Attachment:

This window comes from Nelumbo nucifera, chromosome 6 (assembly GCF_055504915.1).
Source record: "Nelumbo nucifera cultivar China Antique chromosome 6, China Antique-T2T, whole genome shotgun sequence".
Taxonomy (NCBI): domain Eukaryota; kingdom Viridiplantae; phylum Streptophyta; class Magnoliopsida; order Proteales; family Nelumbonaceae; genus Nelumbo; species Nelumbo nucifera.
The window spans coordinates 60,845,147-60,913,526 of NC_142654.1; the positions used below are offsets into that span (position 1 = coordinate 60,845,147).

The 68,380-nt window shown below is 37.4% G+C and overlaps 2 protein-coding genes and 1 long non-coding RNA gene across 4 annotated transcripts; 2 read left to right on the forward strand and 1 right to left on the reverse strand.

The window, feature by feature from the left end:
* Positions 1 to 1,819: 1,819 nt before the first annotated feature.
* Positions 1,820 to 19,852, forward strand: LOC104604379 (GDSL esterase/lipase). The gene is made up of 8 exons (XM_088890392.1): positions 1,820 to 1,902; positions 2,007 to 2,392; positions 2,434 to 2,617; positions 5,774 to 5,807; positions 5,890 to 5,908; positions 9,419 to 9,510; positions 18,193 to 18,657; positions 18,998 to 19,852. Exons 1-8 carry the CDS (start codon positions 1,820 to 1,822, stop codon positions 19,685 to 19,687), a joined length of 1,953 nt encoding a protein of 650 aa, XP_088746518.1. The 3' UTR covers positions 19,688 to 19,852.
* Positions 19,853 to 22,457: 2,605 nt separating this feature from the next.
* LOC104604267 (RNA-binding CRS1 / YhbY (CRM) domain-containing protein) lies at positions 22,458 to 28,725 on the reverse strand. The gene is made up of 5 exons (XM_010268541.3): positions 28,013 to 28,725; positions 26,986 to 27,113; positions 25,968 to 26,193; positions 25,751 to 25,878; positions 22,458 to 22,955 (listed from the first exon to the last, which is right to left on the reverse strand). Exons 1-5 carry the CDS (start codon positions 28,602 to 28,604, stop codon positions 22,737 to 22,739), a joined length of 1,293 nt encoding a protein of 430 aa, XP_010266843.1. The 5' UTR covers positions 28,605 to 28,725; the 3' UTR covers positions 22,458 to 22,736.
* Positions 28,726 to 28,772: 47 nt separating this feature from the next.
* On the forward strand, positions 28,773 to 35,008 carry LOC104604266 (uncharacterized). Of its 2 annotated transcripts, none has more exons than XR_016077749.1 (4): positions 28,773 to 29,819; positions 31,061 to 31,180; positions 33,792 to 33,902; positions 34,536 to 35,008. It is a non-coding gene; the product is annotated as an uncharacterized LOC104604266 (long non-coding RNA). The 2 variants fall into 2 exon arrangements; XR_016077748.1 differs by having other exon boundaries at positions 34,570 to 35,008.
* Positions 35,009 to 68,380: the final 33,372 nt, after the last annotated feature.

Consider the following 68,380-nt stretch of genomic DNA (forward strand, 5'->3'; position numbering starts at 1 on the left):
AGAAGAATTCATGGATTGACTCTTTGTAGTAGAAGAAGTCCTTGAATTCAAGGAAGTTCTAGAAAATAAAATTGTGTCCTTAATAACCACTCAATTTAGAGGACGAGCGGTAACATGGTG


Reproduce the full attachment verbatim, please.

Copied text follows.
This window comes from Nelumbo nucifera, chromosome 6 (assembly GCF_055504915.1).
Source record: "Nelumbo nucifera cultivar China Antique chromosome 6, China Antique-T2T, whole genome shotgun sequence".
Taxonomy (NCBI): domain Eukaryota; kingdom Viridiplantae; phylum Streptophyta; class Magnoliopsida; order Proteales; family Nelumbonaceae; genus Nelumbo; species Nelumbo nucifera.
The window spans coordinates 60,845,147-60,913,526 of NC_142654.1; the positions used below are offsets into that span (position 1 = coordinate 60,845,147).

The 68,380-nt window shown below is 37.4% G+C and overlaps 2 protein-coding genes and 1 long non-coding RNA gene across 4 annotated transcripts; 2 read left to right on the forward strand and 1 right to left on the reverse strand.

The window, feature by feature from the left end:
* Positions 1 to 1,819: 1,819 nt before the first annotated feature.
* Positions 1,820 to 19,852, forward strand: LOC104604379 (GDSL esterase/lipase). The gene is made up of 8 exons (XM_088890392.1): positions 1,820 to 1,902; positions 2,007 to 2,392; positions 2,434 to 2,617; positions 5,774 to 5,807; positions 5,890 to 5,908; positions 9,419 to 9,510; positions 18,193 to 18,657; positions 18,998 to 19,852. Exons 1-8 carry the CDS (start codon positions 1,820 to 1,822, stop codon positions 19,685 to 19,687), a joined length of 1,953 nt encoding a protein of 650 aa, XP_088746518.1. The 3' UTR covers positions 19,688 to 19,852.
* Positions 19,853 to 22,457: 2,605 nt separating this feature from the next.
* LOC104604267 (RNA-binding CRS1 / YhbY (CRM) domain-containing protein) lies at positions 22,458 to 28,725 on the reverse strand. The gene is made up of 5 exons (XM_010268541.3): positions 28,013 to 28,725; positions 26,986 to 27,113; positions 25,968 to 26,193; positions 25,751 to 25,878; positions 22,458 to 22,955 (listed from the first exon to the last, which is right to left on the reverse strand). Exons 1-5 carry the CDS (start codon positions 28,602 to 28,604, stop codon positions 22,737 to 22,739), a joined length of 1,293 nt encoding a protein of 430 aa, XP_010266843.1. The 5' UTR covers positions 28,605 to 28,725; the 3' UTR covers positions 22,458 to 22,736.
* Positions 28,726 to 28,772: 47 nt separating this feature from the next.
* On the forward strand, positions 28,773 to 35,008 carry LOC104604266 (uncharacterized). Of its 2 annotated transcripts, none has more exons than XR_016077749.1 (4): positions 28,773 to 29,819; positions 31,061 to 31,180; positions 33,792 to 33,902; positions 34,536 to 35,008. It is a non-coding gene; the product is annotated as an uncharacterized LOC104604266 (long non-coding RNA). The 2 variants fall into 2 exon arrangements; XR_016077748.1 differs by having other exon boundaries at positions 34,570 to 35,008.
* Positions 35,009 to 68,380: the final 33,372 nt, after the last annotated feature.

Consider the following 68,380-nt stretch of genomic DNA (forward strand, 5'->3'; position numbering starts at 1 on the left):
AGAAGAATTCATGGATTGACTCTTTGTAGTAGAAGAAGTCCTTGAATTCAAGGAAGTTCTAGAAAATAAAATTGTGTCCTTAATAACCACTCAATTTAGAGGACGAGCGGTAACATGGTG